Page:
BEGINNING OF HOLY WEEK
Do you focus on the palms or the passion? That was the question that the worship leader asked me the first Sunday I was responsible for preaching at the contemporary worship service at Athens First United Methodist Church in Georgia. I had never thought we had any other options except to focus in on the celebration and Christ’s triumphunt entry into Jerusalem. But, as she shared with me, the contemporary service congregation wouldn’t really have the chance to wrestle with the passion prior to Easter because they weren’t really engaged with the other services of the church, and since the church only offered the Good Friday service at noon, they wouldn’t likely get that chance to walk the journey to the cross. So, do you focus on the palms or find a way to introduce them to the Christ’s journey to the cross?
That question has arisen in my heart every time I reflect upon this Holy Week experience. As the members of my Sunday School shared yesterday, it’s not “either/or” but rather a “both/and” opportunity. Yes, we focus on the celebration of Jesus coming into Jerusalem with all the glory and honor befitting a king. And then we walk with him to Gethsemane where he prays “My Father, if it’s possible, take this cup of suffering away from me.” (Matthew 26:36-39) He finds himself feeling alone as his disciples fall asleep while he prays.
I found Charles Wesley’s sermon to the University of Oxford community in 1742 quite appropriate for this week’s reflection on the journey from palms to passion. He is quite bold in declaring the difference between those who are “sleeping,” and those who are fully “awake” Christians. He proclaims that as Christians we must accept and believe that the “Holy Ghost” and all of the “power” granted is within us.
This presence is “participation of the divine nature, the life of God in the soul of (wo)man: Christ formed in the heart’, ‘Christ in thee, the hope of glory’; happiness and holiness; heaven begun upon earth; ‘a kingdom of God within thee’, ‘not meat and drink’, no outward thing, ‘but righteousness, and peace, and joy in the Holy Ghost’; an everlasting kingdom brought into thy soul, a ‘peace of God that passeth all understanding’; a ‘joy unspeakable and full of glory’? (Awake, Thou That Sleepest II.9)
Jesus was fully awake when he went through that journey to the cross. Unfortunately, he was doing all he could to “awaken” the Disciples to the magnitude of what they were experiencing when they were experiencing it. Charles Wesley was trying to tell the Christians during his time about the journey and the magnitude of every experience on the journey when one was finally fully awake. Were the Disciples paying attention? Did they understand it in that moment? Were the Christians of 1742 paying attention? Did they understand Christ’s call in their lives at that moment?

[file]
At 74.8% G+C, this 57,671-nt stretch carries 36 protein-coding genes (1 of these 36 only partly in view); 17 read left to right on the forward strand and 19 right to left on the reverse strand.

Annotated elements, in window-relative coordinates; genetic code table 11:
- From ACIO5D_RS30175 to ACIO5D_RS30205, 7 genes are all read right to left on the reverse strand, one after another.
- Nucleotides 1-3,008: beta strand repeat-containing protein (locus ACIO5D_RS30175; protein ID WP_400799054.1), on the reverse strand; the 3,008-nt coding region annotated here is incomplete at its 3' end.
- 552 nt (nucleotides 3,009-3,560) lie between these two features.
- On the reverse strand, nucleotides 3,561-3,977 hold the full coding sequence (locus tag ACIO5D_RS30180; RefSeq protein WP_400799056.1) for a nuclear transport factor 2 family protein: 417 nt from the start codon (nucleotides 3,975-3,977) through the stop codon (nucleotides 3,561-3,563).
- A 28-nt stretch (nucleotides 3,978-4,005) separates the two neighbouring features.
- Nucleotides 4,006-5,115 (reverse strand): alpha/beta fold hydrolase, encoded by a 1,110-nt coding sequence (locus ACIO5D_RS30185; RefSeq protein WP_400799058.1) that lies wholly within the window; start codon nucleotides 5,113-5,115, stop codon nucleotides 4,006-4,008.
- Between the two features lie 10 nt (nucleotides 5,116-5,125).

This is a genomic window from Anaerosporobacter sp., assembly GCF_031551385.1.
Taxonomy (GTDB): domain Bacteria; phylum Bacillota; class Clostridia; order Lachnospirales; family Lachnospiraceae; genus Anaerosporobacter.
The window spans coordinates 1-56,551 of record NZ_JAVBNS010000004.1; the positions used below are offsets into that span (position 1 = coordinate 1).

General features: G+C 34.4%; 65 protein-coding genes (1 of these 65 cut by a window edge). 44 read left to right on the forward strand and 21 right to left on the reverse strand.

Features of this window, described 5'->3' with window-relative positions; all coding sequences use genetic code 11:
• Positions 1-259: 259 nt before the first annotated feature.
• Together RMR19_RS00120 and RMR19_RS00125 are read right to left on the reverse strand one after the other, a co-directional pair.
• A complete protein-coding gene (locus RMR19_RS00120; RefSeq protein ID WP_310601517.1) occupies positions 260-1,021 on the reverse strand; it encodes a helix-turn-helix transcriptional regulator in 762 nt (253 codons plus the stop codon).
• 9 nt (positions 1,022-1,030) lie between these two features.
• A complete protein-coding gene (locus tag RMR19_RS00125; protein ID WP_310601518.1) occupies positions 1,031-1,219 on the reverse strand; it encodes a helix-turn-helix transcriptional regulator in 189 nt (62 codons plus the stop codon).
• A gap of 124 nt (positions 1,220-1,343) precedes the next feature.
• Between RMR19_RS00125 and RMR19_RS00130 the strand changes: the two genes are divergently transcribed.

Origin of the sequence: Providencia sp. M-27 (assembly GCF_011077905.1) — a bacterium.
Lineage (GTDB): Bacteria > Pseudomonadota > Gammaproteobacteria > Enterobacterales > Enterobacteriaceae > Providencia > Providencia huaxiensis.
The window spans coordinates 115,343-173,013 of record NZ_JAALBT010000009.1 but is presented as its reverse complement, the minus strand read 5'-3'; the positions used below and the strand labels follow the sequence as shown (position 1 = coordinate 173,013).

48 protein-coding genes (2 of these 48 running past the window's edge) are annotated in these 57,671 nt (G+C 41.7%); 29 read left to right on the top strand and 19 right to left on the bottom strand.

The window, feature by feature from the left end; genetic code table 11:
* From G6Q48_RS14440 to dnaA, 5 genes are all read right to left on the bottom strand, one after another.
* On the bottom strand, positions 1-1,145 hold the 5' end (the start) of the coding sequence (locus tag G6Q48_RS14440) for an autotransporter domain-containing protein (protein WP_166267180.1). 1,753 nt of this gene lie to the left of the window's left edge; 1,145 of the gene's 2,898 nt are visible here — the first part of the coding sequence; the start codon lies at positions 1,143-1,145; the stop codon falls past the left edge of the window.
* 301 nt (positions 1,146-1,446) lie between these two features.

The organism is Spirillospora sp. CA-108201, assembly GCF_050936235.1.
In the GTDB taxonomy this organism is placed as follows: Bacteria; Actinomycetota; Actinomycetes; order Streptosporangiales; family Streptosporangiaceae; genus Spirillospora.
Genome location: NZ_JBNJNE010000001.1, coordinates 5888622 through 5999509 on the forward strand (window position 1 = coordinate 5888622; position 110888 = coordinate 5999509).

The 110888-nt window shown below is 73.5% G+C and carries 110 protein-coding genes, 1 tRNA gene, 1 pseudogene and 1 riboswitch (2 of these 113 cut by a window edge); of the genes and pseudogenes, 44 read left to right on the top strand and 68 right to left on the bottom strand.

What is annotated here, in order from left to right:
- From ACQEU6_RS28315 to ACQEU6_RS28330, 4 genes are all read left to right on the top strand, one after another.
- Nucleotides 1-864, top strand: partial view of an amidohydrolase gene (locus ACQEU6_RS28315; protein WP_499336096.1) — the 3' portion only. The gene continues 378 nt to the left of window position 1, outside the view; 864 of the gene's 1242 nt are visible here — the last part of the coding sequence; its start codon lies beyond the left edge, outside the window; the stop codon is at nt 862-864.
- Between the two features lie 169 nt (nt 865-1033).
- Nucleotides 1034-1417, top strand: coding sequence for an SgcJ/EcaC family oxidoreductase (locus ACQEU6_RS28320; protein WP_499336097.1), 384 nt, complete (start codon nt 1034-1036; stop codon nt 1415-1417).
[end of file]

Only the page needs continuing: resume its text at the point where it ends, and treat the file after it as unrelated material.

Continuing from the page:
In the holy season of The United Methodist Church, we, too, are on this holy week journey. Nearly one year ago, we celebrated together at General Conference the gifts of the connection that the Holy Spirit has offered. And now, there are those who believe we are on the passion journey, experiencing the deep and troubling pain Christ endured on his journey to the cross. Some would say we’ve been focused on the passion and have seen little palms in our life together over the past several years. But the question I pose to leaders in the church today is this: Are we, 21st Century Disciples of Jesus Christ through The United Methodist Church, paying attention? Are we awake at this moment? Do we understand what is happening as we listen to the wisdom of the Holy Spirit? Are we so AWAKE that we are willing to walk the journey with Jesus to the cross? What is the promise of the resurrection going to look like for the people of The United Methodist Church? There are so many questions, but the vision for the resurrection celebration is still unclear. And yet, the promise is known.
Charles words are the assurance that we can depend on as we take each step with Christ this week and beyond. He writes:
‘Christ shall give thee light.’ This promise I come, lastly, to explain. And how encouraging a consideration is this, that whosoever thou art who obeyest his call, thou canst not seek his face in vain. If thou even now ‘awakest and arisest from the dead’, he hath bound himself to ‘give thee light’. ‘The Lord shall give thee grace and glory’; the light of his grace here, and the light of his glory when thou receivest the ‘crown that fadeth not away.’ ‘Thy light shall break forth as the morning,’ and thy darkness be as the noonday. ‘God who commanded the light to shine out of darkness’, shall ‘shine in thy heart, to give the knowledge of the glory of God in the face of Jesus Christ.’ (Awake, Thou That Sleepest III.1)
And that’s all we need.
With God's Love,
Rev. Dr. Amy Valdez Barker
With God's Love,
Rev. Dr. Amy Valdez Barker